Are you using the right Sewing Machine needle?
I was recently in my favourite sewing machine shop, topping up on needles when it occurred to me that the range of needles for different jobs has become rather large. It made me wonder if people really know which needle to use and how often to change their needle. Certainly during workshops, if I ask people when they last changed their needle, there are often lots of blank faces and a few sheepish looks towards the floor.
So, what’s the point? (Sorry, I couldn’t resist)
The point is that the wrong needle is likely to cause you problems and some of those problems can be quite expensive. For example, if the needle is too fine for the fabric you are sewing, it is likely to break, could ruin your project in the process and worse still, could damage your machine. Alternatively, if the needle is too big, it is likely to leave holes in your fabric, particularly if you are sewing something light like chiffon.
Those are the normal ones that people generally know about but what about the others? There are needles for leather, denim, stretch fabrics, knitted fabrics, top stitching, micro fabrics, quilting, embroidery and more. That’s just in single needles, then you get into the twin needles, triple needles, spring needles, double eye needles, needles for quilting, the list goes on and seems to be growing. Beyond the different types, there is of course, the different brands, always use a quality brand, my favourite are Schmetz and I rarely use anything else.
To give you some guidance, the straight forward ones are easy. Generally a size 80 or 90 are right for general sewing of medium weight fabrics, for example, a woven cotton or cotton mix for dressmaking or crafts. If the fabric is light, you could go down to a 70, if it is heavier, such as a canvas, you might go up to a 100. If you are ever unsure, make an educated guess and then try it on scrap fabric from the project. Listen to the machine as it sews, is it struggling to get the needle through the fabric, (a dull thud as the needle hits the fabric is sometimes an indicator of this and this is one way your machine can be damaged or prematurely worn out through using the wrong needles). Look at the stitches, are they formed as they should be? Look at the fabric, are the holes large and noticeable or do they blend in?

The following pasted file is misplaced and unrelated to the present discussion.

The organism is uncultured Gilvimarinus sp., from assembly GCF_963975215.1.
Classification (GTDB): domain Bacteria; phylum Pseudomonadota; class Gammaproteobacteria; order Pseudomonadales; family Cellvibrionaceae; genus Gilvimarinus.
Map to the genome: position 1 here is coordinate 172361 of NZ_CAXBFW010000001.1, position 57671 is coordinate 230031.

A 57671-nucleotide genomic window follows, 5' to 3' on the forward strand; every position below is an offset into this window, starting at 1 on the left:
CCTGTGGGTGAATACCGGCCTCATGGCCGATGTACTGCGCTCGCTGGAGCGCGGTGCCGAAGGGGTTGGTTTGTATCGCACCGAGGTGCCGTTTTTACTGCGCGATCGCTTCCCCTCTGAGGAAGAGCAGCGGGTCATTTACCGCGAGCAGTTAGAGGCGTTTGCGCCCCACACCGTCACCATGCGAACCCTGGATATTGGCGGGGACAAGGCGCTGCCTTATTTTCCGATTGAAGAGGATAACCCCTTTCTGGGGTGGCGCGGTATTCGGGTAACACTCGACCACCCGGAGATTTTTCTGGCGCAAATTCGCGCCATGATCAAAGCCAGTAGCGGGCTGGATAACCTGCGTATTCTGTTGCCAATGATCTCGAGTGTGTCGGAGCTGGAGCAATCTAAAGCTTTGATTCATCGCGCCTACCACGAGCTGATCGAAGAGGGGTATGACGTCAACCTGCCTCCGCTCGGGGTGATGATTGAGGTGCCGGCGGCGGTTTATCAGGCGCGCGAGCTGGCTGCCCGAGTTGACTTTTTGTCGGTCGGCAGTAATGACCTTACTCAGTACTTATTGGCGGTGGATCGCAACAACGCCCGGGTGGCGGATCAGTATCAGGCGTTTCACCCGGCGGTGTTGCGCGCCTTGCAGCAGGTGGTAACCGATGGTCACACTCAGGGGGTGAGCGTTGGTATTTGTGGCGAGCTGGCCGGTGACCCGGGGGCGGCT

During a conversation in the shop about different needles, I became more aware of and was fascinated by the level of technology that goes into making a sewing machine needle. I have to say, I learned a lot (I often do in Jaycotts, such a font of knowledge) about needles particularly for stretch fabrics and the difference between those and needles for knitted fabrics. Sewing knitted fabric with a standard needle is a common mistake. Knitted fabric forms into a hole if a fibre is broken because it unravels. Think of a knitted jumper and how quickly a hole grows, well, knitted fabric is the same. A normal sharp needle going through the fabric will cut the fibres. However, if you use a ball point needle (the name explains it), the fibres are parted and the needle goes between them so they are not broken. The result is no hole.
Because the range is so vast and the technology behind them all is quite detailed, it’s impossible to provide an explanation of them all in one blog, besides, you’d nod off, admit it. Therefore, the best advice is this:
• Have a range of standard needles such as sizes 70 to 100 along with a pack of ball point, stretch and a twin needle in your sewing box. This will provide what you need for most projects and prevent you from being tempted to use the wrong needle. (Jaycotts do a pack which contains a range and is very good value)
• If you are taking on something slightly more out of the ordinary, talk to the very knowledgeable people in Jaycotts (or your local friendly sewing teacher) and find out which is the best needle for the job.
Finally, there is no substitute for the right needle, the quality of your project will be affected by it and if you are investing time and money into making something, don’t risk wasting that investment by scrimping on needles.